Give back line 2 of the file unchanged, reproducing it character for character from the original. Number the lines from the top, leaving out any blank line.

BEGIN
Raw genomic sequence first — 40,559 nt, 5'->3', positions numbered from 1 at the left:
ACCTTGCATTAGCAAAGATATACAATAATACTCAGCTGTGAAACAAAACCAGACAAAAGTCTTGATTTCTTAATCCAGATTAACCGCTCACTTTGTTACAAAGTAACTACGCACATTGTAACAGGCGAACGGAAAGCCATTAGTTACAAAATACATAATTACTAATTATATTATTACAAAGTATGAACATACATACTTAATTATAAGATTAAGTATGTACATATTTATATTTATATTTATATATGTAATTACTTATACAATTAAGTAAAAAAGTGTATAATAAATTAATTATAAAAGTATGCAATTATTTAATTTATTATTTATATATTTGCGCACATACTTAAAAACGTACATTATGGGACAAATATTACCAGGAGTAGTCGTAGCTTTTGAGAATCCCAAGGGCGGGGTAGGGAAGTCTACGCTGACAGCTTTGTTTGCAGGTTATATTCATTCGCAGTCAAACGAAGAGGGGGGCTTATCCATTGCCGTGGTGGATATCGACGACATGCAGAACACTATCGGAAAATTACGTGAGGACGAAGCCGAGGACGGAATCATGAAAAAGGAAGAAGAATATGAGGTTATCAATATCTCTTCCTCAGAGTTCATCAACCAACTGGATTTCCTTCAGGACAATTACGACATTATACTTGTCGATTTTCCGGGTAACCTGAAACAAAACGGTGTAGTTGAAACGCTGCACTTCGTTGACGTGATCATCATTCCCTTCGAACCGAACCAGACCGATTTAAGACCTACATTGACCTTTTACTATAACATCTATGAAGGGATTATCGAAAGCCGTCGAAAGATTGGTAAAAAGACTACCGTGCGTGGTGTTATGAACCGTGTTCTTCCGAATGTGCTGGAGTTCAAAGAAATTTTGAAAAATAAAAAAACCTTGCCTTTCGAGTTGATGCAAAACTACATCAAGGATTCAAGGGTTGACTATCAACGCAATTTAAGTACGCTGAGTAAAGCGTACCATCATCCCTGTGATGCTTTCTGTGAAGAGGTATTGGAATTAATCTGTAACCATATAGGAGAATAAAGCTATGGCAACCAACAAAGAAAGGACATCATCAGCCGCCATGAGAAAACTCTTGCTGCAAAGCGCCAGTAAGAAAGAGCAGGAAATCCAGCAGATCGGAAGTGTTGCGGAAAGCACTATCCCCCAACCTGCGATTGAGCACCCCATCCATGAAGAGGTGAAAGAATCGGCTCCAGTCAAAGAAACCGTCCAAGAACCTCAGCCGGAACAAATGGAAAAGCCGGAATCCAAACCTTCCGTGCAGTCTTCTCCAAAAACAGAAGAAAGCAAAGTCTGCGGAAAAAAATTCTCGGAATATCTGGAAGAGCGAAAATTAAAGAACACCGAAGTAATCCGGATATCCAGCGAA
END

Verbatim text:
ACCTTGCATTAGCAAAGATATACAATAATACTCAGCTGTGAAACAAAACCAGACAAAAGTCTTGATTTCTTAATCCAGATTAACCGCTCACTTTGTTACAAAGTAACTACGCACATTGTAACAGGCGAACGGAAAGCCATTAGTTACAAAATACATAATTACTAATTATATTATTACAAAGTATGAACATACATACTTAATTATAAGATTAAGTATGTACATATTTATATTTATATTTATATATGTAATTACTTATACAATTAAGTAAAAAAGTGTATAATAAATTAATTATAAAAGTATGCAATTATTTAATTTATTATTTATATATTTGCGCACATACTTAAAAACGTACATTATGGGACAAATATTACCAGGAGTAGTCGTAGCTTTTGAGAATCCCAAGGGCGGGGTAGGGAAGTCTACGCTGACAGCTTTGTTTGCAGGTTATATTCATTCGCAGTCAAACGAAGAGGGGGGCTTATCCATTGCCGTGGTGGATATCGACGACATGCAGAACACTATCGGAAAATTACGTGAGGACGAAGCCGAGGACGGAATCATGAAAAAGGAAGAAGAATATGAGGTTATCAATATCTCTTCCTCAGAGTTCATCAACCAACTGGATTTCCTTCAGGACAATTACGACATTATACTTGTCGATTTTCCGGGTAACCTGAAACAAAACGGTGTAGTTGAAACGCTGCACTTCGTTGACGTGATCATCATTCCCTTCGAACCGAACCAGACCGATTTAAGACCTACATTGACCTTTTACTATAACATCTATGAAGGGATTATCGAAAGCCGTCGAAAGATTGGTAAAAAGACTACCGTGCGTGGTGTTATGAACCGTGTTCTTCCGAATGTGCTGGAGTTCAAAGAAATTTTGAAAAATAAAAAAACCTTGCCTTTCGAGTTGATGCAAAACTACATCAAGGATTCAAGGGTTGACTATCAACGCAATTTAAGTACGCTGAGTAAAGCGTACCATCATCCCTGTGATGCTTTCTGTGAAGAGGTATTGGAATTAATCTGTAACCATATAGGAGAATAAAGCTATGGCAACCAACAAAGAAAGGACATCATCAGCCGCCATGAGAAAACTCTTGCTGCAAAGCGCCAGTAAGAAAGAGCAGGAAATCCAGCAGATCGGAAGTGTTGCGGAAAGCACTATCCCCCAACCTGCGATTGAGCACCCCATCCATGAAGAGGTGAAAGAATCGGCTCCAGTCAAAGAAACCGTCCAAGAACCTCAGCCGGAACAAATGGAAAAGCCGGAATCCAAACCTTCCGTGCAGTCTTCTCCAAAAACAGAAGAAAGCAAAGTCTGCGGAAAAAAATTCTCGGAATATCTGGAAGAGCGAAAATTAAAGAACACCGAAGTAATCCGGATATCCAGCGAA